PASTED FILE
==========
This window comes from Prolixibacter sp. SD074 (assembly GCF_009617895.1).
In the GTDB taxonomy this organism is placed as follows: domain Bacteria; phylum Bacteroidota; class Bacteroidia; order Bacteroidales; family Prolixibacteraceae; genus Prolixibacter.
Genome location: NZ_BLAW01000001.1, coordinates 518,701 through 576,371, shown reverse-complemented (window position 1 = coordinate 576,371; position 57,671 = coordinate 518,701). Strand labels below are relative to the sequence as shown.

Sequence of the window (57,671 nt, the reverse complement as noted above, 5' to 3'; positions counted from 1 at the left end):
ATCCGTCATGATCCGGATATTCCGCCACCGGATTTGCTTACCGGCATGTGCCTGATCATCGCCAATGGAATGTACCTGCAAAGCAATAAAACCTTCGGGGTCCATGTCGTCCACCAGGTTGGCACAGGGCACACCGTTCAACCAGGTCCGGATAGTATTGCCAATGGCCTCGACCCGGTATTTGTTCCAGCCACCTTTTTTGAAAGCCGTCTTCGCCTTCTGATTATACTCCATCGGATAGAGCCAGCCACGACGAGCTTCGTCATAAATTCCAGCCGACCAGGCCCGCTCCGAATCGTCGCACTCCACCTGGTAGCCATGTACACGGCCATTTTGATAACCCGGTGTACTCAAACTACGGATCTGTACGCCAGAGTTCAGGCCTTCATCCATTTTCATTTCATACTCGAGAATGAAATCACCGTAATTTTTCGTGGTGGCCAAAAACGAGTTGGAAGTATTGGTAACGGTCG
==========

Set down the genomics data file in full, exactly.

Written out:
This window comes from Prolixibacter sp. SD074 (assembly GCF_009617895.1).
In the GTDB taxonomy this organism is placed as follows: domain Bacteria; phylum Bacteroidota; class Bacteroidia; order Bacteroidales; family Prolixibacteraceae; genus Prolixibacter.
Genome location: NZ_BLAW01000001.1, coordinates 518,701 through 576,371, shown reverse-complemented (window position 1 = coordinate 576,371; position 57,671 = coordinate 518,701). Strand labels below are relative to the sequence as shown.

Sequence of the window (57,671 nt, the reverse complement as noted above, 5' to 3'; positions counted from 1 at the left end):
ATCCGTCATGATCCGGATATTCCGCCACCGGATTTGCTTACCGGCATGTGCCTGATCATCGCCAATGGAATGTACCTGCAAAGCAATAAAACCTTCGGGGTCCATGTCGTCCACCAGGTTGGCACAGGGCACACCGTTCAACCAGGTCCGGATAGTATTGCCAATGGCCTCGACCCGGTATTTGTTCCAGCCACCTTTTTTGAAAGCCGTCTTCGCCTTCTGATTATACTCCATCGGATAGAGCCAGCCACGACGAGCTTCGTCATAAATTCCAGCCGACCAGGCCCGCTCCGAATCGTCGCACTCCACCTGGTAGCCATGTACACGGCCATTTTGATAACCCGGTGTACTCAAACTACGGATCTGTACGCCAGAGTTCAGGCCTTCATCCATTTTCATTTCATACTCGAGAATGAAATCACCGTAATTTTTCGTGGTGGCCAAAAACGAGTTGGAAGTATTGGTAACGGTCG